'Mack & Rita' Director Katie Aselton On Working With Diane Keaton and Grounding the Story (2024)

Diane Keaton

'Mack & Rita' Director Katie Aselton On Working With Diane Keaton and Grounding the Story (1)

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'Mack & Rita' Director Katie Aselton On Working With Diane Keaton and Grounding the Story (2)

[Editor’s note: The following contains some spoilers for Mack & Rita.]

From director Katie Aselton, the dramedy Mack & Rita follows 30-year-old self-proclaimed homebody Mack Martin (Elizabeth Lail), who finds herself coming out of a regression pod during the bachelorette weekend for her best friend Carla (Taylour Paige), having suddenly transformed into her 70-year-old future self (Academy Award winner Diane Keaton). Going by Aunt Rita, so as not to attract too much confused attention, the old soul learns to free herself from other people’s expectations and realizes that maybe she wasn’t being as authentically true to herself as she previously thought.

During this 1-on-1 interview with Collider, Aselton talked about why she needed a little convincing to take this film on, what she was most excited about getting to shoot, how COVID changed things, the ways this production was different from the other two films she’d directed, the surreal experience of working and collaborating with Keaton, and balancing a fantastical element with a grounded story.

Collider: I tremendously enjoyed this movie and found it so delightful, so thank you.

KATIE ASELTON: You know what? It was genuinely my pleasure.

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When you were told about this film, how was it presented to you? What was the pitch that made you decide to read it, and then what was it about reading it that made you decide to do it?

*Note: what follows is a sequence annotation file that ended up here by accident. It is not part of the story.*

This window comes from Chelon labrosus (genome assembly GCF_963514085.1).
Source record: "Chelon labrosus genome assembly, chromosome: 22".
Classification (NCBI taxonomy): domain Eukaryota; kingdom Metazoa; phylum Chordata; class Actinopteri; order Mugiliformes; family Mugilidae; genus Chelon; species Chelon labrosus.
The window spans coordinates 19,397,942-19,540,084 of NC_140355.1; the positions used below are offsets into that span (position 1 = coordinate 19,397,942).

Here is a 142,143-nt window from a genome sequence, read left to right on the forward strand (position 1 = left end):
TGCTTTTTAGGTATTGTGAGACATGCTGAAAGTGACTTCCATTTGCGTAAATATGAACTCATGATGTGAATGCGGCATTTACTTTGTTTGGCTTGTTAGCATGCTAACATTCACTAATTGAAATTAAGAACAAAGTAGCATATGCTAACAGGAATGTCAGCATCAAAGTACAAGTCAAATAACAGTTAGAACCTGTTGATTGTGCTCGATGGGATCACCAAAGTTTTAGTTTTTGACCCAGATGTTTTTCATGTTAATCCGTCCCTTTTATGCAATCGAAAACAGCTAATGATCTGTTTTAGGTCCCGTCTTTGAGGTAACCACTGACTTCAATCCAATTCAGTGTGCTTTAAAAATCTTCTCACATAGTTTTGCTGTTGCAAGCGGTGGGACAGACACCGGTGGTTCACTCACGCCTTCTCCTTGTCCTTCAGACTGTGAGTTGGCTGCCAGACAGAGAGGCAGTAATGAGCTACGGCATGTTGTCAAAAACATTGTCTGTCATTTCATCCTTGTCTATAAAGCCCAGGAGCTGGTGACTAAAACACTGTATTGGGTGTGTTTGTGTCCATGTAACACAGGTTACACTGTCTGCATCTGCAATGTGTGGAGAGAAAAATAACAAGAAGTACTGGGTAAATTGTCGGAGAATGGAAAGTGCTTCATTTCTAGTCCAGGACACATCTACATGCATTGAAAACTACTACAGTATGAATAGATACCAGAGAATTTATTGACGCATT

ASELTON: It was pitched to me by Alex Saks, who’s a producer that I’ve worked with before, as an actor, and had a nice friendship with. And we went to the same Pilates studio, which is the Pilates studio that you see in the movie. She had asked me if I was gonna direct again. I had taken some time off of directing for my kids and my acting career, and I was like, “Yeah, I was actually just thinking that this is the year I’m gonna direct again.” She was like, “Great, I’ve got the movie for you. It’s Diane [Keaton]’s next movie.”

And I was like, “Oh, my God.” So, she hands it to me and I read it, and I was like, “Alex, this is a body-switching comedy. It’s big and broad. I make tiny indie movies for no money, that are all about feelings.” And she was like, “Okay, all right, well this is gonna be on a small independent budget and it’s still about feelings, and it’s starring Diane Keaton. So, maybe think about it.” And I was like, “Those are all very good points. Yes!” So, I sat down with Diane and pitched her my take on it, which was leaning into it being about a woman on her journey to embrace authenticity. That’s a journey that we’re all on, and I think Diane is a person who just embodies that so much because she is so authentically her, all the time. And so, I just became very passionate about what this message would be and Diane was like, “I think she’s passionate about it, so let’s go.” That’s how it all began.

You mentioned the challenges that you saw in this, but when you read this, were there scenes that you were most excited to get to shoot?

ASELTON: Yeah, absolutely. The transformation scenes, with her coming out and being in this body, almost like a baby deer being born into a life where she has to learn to walk as a 30-year-old in this young world. That was something that I just thought was really great. Being able to generationally step over for her and watching what that would be like, to see a 70-year-old woman exist in a 30-year-old’s world, was the thing for me. That was really great. And then, honestly, contrasting that with our older women in the wine group and having their sage advice come in and ground her and pull her back, all of those things were really exciting to me.

I loved that group of women. Those scenes with all of them together were just so fantastic. It made me wonder, was there a lot of laughing? Was it hard to get through takes?